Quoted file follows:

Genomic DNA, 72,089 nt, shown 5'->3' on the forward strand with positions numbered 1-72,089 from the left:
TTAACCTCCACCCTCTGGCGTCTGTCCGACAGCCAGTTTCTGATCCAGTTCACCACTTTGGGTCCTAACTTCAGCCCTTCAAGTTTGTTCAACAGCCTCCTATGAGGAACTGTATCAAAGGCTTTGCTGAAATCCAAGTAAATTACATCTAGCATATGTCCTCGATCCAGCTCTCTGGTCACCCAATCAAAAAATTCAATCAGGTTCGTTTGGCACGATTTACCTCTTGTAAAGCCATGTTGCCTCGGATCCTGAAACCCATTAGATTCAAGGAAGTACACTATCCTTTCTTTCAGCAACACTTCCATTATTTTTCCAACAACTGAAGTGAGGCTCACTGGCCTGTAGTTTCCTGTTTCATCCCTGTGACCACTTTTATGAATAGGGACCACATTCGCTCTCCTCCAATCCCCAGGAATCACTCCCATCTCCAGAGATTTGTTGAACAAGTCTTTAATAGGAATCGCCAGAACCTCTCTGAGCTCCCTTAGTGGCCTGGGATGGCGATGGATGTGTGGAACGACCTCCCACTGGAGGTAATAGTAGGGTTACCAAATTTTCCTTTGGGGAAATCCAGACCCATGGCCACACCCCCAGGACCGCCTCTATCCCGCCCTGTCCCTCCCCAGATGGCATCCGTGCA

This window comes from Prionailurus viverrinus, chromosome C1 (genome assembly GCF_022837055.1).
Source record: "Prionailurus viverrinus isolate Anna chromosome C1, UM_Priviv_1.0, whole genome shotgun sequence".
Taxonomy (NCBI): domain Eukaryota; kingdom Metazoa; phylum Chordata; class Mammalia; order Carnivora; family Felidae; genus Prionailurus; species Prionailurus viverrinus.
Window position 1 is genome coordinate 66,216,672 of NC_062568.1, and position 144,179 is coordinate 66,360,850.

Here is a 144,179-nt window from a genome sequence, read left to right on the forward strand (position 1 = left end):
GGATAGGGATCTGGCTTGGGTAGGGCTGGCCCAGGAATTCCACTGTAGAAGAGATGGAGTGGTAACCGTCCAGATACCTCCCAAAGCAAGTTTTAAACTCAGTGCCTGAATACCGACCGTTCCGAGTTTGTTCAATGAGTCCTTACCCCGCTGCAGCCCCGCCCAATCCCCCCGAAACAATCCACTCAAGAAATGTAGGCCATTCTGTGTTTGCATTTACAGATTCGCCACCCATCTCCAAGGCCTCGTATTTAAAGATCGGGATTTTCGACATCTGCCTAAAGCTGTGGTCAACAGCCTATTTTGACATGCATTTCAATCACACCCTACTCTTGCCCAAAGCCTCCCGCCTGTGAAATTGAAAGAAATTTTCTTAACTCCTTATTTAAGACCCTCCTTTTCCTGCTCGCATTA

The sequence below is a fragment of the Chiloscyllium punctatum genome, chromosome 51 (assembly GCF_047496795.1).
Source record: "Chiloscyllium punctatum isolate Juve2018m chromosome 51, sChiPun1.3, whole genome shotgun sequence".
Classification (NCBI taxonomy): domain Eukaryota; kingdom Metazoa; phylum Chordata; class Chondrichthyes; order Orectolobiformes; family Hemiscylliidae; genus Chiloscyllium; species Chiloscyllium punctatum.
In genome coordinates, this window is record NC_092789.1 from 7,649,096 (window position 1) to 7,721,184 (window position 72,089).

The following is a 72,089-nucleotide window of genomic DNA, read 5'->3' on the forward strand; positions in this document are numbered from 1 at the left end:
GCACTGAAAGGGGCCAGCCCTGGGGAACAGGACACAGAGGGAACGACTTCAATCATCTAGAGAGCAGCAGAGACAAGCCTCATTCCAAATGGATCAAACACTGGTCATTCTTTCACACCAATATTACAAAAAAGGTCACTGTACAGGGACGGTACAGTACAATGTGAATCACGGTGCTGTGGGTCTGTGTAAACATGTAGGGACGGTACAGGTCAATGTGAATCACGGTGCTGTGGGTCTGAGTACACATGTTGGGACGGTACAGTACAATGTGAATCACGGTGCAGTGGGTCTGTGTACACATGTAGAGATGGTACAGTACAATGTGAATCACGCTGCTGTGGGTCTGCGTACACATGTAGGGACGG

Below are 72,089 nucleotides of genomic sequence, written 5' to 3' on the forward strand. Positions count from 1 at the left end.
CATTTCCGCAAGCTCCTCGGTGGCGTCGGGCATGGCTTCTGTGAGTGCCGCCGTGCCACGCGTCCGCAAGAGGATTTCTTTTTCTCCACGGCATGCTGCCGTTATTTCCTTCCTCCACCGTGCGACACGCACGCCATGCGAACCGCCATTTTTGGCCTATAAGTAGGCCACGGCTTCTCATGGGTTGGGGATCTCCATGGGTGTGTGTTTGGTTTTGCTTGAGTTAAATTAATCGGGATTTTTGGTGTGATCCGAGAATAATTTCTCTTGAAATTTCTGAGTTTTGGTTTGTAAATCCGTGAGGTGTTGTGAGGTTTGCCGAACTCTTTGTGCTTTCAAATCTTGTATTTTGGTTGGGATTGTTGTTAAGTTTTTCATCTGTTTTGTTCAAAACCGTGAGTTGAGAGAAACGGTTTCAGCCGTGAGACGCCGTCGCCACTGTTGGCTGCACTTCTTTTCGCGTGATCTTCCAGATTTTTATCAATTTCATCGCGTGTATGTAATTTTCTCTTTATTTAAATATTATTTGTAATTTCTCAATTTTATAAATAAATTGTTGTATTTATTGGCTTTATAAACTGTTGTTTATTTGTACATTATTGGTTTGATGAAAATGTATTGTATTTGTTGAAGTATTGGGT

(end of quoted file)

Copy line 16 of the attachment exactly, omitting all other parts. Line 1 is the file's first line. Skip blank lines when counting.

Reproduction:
CATTTCCGCAAGCTCCTCGGTGGCGTCGGGCATGGCTTCTGTGAGTGCCGCCGTGCCACGCGTCCGCAAGAGGATTTCTTTTTCTCCACGGCATGCTGCCGTTATTTCCTTCCTCCACCGTGCGACACGCACGCCATGCGAACCGCCATTTTTGGCCTATAAGTAGGCCACGGCTTCTCATGGGTTGGGGATCTCCATGGGTGTGTGTTTGGTTTTGCTTGAGTTAAATTAATCGGGATTTTTGGTGTGATCCGAGAATAATTTCTCTTGAAATTTCTGAGTTTTGGTTTGTAAATCCGTGAGGTGTTGTGAGGTTTGCCGAACTCTTTGTGCTTTCAAATCTTGTATTTTGGTTGGGATTGTTGTTAAGTTTTTCATCTGTTTTGTTCAAAACCGTGAGTTGAGAGAAACGGTTTCAGCCGTGAGACGCCGTCGCCACTGTTGGCTGCACTTCTTTTCGCGTGATCTTCCAGATTTTTATCAATTTCATCGCGTGTATGTAATTTTCTCTTTATTTAAATATTATTTGTAATTTCTCAATTTTATAAATAAATTGTTGTATTTATTGGCTTTATAAACTGTTGTTTATTTGTACATTATTGGTTTGATGAAAATGTATTGTATTTGTTGAAGTATTGGGT